Here’s another quote from the forthcoming book:
Nearly all religions in the world agree that people face some sort of problem, even if the problem is merely that they don’t think they have a problem. And most religions offer a solution to fix it. The solution is usually found in ourselves by applying ourselves to work even harder. But according to the Bible, the problem is us. And it is not merely that we’ve forgotten something and need to be reminded, but rather that we have rebelled against God and have been unfaithful to Him. This rebellion and unfaithfulness make us liable to punishment. This punishment is eternal separation from God in a place of eternal torment, which the Bible calls Hell. We need someone to take our guilt and our shame and restore our true nature as an image of God. Trying harder won’t work. We need a savior.
But some religions disdain the Bible’s insistence on the need for a savior. They interpret the need for a savior as laziness: Christians are not willing to work and earn their way to God. They describe the human condition like this: We are all indebted. But we are not so destitute as to be unable to pay off the creditors. However, we must work extremely hard all the time. Now if that really were the situation, to accept help from the outside would be laziness. But what if, in a strange twist of circumstances, the more you worked, the more you became in debt? You owe $10,000. You work really hard for a month and earn $500. But you now owe $10,500. You work really hard again, and this time you are $11,000 in debt. At that point you realize it is impossible to get out of debt on your own because you have no way to turn out anything positive.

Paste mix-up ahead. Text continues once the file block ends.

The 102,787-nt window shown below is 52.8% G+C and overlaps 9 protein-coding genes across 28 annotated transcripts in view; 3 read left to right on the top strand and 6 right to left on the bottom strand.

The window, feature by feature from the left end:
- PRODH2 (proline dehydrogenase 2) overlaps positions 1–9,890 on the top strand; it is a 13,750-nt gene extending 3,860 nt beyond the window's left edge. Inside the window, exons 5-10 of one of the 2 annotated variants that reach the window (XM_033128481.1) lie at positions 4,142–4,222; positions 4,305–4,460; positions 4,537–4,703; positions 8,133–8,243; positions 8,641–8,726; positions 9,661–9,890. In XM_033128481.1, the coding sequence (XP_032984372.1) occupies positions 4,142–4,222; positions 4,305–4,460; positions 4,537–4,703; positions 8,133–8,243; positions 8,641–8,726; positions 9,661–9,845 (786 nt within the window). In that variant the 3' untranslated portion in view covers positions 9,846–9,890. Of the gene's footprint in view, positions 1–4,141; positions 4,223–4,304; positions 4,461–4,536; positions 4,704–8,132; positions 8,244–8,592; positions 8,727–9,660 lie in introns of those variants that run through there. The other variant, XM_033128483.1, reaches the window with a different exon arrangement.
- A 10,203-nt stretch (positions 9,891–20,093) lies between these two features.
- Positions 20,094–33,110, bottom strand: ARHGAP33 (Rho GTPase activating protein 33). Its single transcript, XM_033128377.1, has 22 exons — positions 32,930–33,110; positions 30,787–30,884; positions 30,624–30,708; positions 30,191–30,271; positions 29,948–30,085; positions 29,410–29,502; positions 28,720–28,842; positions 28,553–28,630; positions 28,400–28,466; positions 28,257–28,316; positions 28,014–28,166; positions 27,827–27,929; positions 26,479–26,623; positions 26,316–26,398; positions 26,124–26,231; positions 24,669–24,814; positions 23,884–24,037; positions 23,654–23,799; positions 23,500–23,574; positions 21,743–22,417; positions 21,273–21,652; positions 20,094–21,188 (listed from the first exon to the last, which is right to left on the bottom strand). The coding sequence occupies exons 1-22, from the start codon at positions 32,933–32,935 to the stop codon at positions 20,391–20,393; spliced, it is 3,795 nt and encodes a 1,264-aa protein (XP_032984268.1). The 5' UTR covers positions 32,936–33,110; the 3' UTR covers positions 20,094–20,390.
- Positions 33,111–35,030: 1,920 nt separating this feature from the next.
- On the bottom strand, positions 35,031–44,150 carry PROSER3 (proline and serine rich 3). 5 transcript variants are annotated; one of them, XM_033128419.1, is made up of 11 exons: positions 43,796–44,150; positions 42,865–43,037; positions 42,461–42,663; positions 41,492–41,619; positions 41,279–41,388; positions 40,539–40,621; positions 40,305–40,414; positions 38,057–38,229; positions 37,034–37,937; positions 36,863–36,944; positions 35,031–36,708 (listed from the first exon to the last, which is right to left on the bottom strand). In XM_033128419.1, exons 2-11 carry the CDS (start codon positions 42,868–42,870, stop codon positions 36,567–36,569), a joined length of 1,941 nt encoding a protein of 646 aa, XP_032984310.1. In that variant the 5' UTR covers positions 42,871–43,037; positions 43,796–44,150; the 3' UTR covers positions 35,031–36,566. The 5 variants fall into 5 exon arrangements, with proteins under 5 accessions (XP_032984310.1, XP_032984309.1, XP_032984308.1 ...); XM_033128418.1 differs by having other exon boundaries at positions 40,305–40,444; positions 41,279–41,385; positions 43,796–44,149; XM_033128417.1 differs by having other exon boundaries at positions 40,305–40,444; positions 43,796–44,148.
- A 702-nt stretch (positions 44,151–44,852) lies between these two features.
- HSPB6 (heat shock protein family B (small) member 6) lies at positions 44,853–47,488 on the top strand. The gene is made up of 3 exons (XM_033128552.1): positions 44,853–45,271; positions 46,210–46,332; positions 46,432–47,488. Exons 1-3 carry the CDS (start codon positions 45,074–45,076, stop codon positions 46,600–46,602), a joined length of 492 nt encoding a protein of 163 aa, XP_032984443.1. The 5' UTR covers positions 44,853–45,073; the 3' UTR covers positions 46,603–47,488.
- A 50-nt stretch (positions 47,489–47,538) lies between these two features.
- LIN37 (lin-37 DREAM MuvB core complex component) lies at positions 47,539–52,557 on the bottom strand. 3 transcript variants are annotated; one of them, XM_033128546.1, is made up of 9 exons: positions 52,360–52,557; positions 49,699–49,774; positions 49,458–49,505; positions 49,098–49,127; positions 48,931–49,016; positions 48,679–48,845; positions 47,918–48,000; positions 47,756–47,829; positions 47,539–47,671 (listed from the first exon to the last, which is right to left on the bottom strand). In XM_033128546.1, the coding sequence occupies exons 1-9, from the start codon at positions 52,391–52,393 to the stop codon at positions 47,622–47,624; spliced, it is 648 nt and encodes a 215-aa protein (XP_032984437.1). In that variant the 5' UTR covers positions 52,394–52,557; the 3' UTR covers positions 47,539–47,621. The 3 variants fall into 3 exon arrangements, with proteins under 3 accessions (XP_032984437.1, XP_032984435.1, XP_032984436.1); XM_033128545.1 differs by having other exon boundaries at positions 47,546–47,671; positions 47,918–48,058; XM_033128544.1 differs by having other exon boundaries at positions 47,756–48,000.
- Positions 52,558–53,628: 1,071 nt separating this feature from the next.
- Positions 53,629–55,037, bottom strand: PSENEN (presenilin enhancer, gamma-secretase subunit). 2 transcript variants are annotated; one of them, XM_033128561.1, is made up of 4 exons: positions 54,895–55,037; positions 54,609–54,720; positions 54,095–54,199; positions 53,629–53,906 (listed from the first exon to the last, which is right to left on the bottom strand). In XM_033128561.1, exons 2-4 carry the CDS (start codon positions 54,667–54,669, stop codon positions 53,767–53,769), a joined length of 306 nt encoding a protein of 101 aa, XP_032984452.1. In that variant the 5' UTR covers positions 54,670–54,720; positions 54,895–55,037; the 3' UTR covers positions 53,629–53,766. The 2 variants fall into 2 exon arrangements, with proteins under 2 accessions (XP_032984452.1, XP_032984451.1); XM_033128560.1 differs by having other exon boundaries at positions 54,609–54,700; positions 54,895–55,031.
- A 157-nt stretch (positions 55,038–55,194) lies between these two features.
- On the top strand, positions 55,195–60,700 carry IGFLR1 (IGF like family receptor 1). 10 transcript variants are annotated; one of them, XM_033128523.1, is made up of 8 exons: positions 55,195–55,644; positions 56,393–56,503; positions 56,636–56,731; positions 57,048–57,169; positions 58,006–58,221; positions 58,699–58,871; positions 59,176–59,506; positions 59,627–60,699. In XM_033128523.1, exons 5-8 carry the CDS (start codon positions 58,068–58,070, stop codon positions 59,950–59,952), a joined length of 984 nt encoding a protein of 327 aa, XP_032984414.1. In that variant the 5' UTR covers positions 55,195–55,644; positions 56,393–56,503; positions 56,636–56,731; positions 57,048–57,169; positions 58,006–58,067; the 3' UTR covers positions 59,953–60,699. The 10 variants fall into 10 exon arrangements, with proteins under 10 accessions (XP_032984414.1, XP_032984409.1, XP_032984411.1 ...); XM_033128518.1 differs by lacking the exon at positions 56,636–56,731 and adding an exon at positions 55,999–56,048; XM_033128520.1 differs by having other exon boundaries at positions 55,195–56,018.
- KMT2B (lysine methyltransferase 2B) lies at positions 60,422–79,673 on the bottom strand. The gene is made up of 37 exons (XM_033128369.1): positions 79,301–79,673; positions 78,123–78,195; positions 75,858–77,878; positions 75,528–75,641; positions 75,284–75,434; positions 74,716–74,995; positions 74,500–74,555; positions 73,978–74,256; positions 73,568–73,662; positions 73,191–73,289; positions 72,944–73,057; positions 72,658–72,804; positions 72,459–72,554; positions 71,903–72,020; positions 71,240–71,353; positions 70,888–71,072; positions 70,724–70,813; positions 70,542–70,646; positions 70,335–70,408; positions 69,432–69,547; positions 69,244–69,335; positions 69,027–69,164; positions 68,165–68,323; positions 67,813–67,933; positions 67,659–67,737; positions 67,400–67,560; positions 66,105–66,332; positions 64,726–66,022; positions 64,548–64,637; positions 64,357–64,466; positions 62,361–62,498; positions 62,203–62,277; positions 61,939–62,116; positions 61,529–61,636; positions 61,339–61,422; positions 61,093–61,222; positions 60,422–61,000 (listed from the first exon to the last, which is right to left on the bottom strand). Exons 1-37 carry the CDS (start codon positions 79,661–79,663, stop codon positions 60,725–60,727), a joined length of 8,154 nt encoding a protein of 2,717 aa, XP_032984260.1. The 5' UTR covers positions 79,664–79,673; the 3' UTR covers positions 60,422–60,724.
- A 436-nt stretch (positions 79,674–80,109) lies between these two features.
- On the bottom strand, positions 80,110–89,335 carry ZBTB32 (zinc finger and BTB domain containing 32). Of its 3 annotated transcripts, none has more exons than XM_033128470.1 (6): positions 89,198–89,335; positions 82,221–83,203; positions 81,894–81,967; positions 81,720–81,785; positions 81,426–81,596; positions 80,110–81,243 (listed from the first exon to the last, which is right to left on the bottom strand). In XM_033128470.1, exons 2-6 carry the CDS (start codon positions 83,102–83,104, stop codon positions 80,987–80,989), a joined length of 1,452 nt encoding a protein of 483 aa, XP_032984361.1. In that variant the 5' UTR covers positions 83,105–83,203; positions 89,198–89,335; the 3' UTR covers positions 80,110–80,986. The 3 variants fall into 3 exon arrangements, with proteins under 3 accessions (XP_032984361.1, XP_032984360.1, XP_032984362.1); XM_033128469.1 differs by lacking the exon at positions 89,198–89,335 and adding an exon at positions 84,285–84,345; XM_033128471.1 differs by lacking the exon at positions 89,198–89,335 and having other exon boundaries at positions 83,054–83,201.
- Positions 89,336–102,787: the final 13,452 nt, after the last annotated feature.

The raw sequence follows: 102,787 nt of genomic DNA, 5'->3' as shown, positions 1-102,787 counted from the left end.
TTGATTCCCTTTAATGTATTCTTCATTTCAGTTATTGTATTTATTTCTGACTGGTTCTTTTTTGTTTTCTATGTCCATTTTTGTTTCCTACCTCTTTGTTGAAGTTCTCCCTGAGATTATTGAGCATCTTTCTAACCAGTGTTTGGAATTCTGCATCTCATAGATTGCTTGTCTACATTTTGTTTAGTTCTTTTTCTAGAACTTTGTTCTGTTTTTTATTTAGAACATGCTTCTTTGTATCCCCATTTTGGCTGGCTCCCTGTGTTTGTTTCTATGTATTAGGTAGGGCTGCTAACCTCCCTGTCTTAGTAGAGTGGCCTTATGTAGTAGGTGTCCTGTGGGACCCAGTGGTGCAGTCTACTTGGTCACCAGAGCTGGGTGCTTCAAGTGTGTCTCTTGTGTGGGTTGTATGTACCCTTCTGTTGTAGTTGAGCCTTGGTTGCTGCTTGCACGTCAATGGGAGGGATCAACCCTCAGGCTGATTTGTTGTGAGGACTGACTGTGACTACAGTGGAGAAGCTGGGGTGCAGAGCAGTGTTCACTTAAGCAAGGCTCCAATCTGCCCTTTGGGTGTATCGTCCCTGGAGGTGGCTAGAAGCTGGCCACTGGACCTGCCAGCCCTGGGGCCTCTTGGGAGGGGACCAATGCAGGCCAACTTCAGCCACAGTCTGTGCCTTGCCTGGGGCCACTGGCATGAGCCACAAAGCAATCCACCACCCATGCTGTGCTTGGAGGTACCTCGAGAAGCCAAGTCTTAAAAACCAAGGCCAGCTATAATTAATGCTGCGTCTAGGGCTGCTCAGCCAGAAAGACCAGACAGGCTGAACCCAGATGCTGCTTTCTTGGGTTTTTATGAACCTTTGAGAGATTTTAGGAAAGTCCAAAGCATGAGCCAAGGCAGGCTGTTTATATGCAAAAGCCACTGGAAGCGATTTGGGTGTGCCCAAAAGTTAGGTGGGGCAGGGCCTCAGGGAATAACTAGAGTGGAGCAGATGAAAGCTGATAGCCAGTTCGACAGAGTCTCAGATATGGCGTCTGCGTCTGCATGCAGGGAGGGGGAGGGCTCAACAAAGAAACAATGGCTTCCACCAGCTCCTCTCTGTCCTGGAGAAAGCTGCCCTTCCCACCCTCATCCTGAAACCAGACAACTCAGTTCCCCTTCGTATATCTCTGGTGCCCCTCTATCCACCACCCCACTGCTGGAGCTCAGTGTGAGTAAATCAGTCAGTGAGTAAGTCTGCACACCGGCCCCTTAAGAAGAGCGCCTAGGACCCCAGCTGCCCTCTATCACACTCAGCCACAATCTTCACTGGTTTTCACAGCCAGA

This economic situation is exactly what the Bible describes. The reason why the more work creates more debt is that God has a different standard for what “good work” actually is. His standard for good work involves people depending on Him to reflect His character in the context of a relationship. But once we have been alienated from God because of sin, there is no way to depend upon Him to reflect Him. Apart from God, the good works that we try to accomplish are actually the same as trying to be “like God” the way Satan offered Adam and Eve to be “like God,” a way that competes with God for His glory. This type of work, no matter how much it might contribute to the goodness of society in general will never please God and will, therefore, be the grounds for condemnation.
The reason the Bible says we cannot fix ourselves is not to allow for laziness, but to preserve greatness and glory of God. Trying to earn our way to God by our own effort is to make ourselves equal with God and rob God of His own glory and honor. But to depend upon God for salvation is to magnify God as good, holy, righteous, and loving.